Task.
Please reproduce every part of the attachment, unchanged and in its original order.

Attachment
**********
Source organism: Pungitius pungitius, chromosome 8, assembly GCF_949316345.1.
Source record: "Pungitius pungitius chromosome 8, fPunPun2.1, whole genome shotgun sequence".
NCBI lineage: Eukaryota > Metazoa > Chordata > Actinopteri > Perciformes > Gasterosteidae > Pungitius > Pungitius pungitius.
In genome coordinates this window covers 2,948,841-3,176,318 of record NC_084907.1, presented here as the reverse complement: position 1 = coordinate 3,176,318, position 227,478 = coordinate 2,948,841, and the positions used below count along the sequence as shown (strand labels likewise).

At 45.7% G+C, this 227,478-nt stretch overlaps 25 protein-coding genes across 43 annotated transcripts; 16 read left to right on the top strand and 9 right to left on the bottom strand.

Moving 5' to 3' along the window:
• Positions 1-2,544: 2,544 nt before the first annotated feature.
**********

Source organism: Pungitius pungitius, chromosome 8, assembly GCF_949316345.1.
Source record: "Pungitius pungitius chromosome 8, fPunPun2.1, whole genome shotgun sequence".
NCBI lineage: Eukaryota > Metazoa > Chordata > Actinopteri > Perciformes > Gasterosteidae > Pungitius > Pungitius pungitius.
In genome coordinates this window covers 2,948,841-3,176,318 of record NC_084907.1, presented here as the reverse complement: position 1 = coordinate 3,176,318, position 227,478 = coordinate 2,948,841, and the positions used below count along the sequence as shown (strand labels likewise).

At 45.7% G+C, this 227,478-nt stretch overlaps 25 protein-coding genes across 43 annotated transcripts; 16 read left to right on the top strand and 9 right to left on the bottom strand.

Moving 5' to 3' along the window:
• Positions 1-2,544: 2,544 nt before the first annotated feature.